Agreed, at 200lbs love the 36, and the extra pound could easily come off of somewhere else...

  17. #17
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    It is less than 1/2 lb difference from the 34 to the 36. The HD was designed around a 545-565 mm A2C which is the 36/Lyrik/Vengance forks. It deserves something in that category. If you are going for an HD 140 go for the Fox 34.

  18. #18
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    If you're not practicing Downhill riding and you do a lot of climbing and many of your friends are into XC. I would go with the 34 Float CTD. Its lighter, more linear, and the tiny bit shorter axle to crown length will make the bike turn quicker and handle faster. The 36 series are really intended to be ridden very hard, especially the RC2 which has the high speed compression circuit for hucking and very hard nose first landings. The 36 RC2 is going to feel very progressive spring curve and you won't be using as much of the travel. It will be taller and harder to steer, and will be heavier and use a wheel with a heavier hub. The 34 might not be as aggresive than the 36, but it is still quite a good fork and is very stiff, and the spring curve will likely work better for you.

  19. #19
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    Fwiw,

    If you read Bike magazine's bible of bike tests ( Hans posted it on the forum previously) they review the HD with the 34 CTD.

    If you read pink bike.com's review of the HD, they review it with the 36. 160mm.

    That might help you make up your mind.

  20. #20
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    No, I don't practise downhill, I usually do All mountain and sometimes XC, although what I like to do is descending and I would like to be better doing it (but I repeat, not downhill).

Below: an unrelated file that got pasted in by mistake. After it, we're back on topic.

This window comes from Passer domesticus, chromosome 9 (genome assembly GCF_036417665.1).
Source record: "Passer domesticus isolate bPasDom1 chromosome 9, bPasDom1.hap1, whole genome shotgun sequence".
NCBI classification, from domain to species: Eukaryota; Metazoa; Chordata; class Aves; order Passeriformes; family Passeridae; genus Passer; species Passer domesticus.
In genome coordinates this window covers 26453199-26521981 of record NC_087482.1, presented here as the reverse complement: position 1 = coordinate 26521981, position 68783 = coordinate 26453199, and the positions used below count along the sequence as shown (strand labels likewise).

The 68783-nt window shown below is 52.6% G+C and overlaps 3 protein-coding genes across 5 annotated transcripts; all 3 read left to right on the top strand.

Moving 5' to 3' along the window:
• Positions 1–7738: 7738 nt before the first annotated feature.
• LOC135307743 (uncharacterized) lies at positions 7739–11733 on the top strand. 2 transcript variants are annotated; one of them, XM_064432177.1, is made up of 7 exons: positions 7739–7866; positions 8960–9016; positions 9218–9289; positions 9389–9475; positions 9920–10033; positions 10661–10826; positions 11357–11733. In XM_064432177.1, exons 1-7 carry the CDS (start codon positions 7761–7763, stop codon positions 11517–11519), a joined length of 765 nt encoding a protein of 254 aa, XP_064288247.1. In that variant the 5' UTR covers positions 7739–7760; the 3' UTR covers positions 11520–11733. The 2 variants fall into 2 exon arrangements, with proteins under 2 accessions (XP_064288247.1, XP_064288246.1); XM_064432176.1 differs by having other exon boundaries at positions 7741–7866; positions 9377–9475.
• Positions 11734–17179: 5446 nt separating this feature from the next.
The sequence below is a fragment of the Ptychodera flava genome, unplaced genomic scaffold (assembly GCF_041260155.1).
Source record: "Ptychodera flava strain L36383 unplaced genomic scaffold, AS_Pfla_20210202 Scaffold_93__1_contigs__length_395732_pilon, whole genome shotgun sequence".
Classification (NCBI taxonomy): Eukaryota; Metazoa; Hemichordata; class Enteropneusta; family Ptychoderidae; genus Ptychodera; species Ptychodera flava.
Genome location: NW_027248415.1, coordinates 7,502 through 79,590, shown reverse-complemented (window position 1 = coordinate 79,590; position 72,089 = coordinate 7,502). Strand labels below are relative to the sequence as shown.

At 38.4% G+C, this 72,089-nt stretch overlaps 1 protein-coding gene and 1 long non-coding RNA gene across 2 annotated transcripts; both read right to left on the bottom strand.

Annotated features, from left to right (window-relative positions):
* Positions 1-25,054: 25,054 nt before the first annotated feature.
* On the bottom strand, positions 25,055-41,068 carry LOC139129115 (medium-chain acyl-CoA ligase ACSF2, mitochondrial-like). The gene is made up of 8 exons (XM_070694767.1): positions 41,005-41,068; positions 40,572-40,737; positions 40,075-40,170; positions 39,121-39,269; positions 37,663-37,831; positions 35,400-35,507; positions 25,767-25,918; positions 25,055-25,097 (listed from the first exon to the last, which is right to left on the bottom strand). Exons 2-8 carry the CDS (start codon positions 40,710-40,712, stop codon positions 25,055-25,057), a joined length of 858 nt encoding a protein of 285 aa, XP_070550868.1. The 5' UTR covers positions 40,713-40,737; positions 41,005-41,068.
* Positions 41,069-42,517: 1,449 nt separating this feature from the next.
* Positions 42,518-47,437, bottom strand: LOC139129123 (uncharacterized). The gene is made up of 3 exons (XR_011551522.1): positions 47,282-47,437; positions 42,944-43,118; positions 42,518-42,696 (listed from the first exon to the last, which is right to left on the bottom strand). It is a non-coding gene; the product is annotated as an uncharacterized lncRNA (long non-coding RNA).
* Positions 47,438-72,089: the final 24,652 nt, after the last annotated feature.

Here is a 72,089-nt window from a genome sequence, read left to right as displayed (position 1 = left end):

About my weight, I'm 176 lbs (80 kg).

    I don't know what has happened in USA according to Fox CTD system, but in my country (Spain), I have read in some forums that this sistem has broken down a lot of times, so I'm worried about the fact of choose this system for my next fork...

  21. #21
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    Havent heard of one single problem with the ctd.....

  22. #22
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    Fork for Mojo HD

    I was actually more impressed with the stiffness of the 34, the dampening not so much. I just left it in trail mode. However, I weigh 225 and use a 32 on my SL- so anything seems better. No way would I dick with a 34 when a 36 is only 1/2 lb lighter. Having said that, I'd love to try a 34 on my SL, if the ever make a straight 1-1/8 steerer. Might try the vengeance on the SL but its 1" taller, might chopper it out too much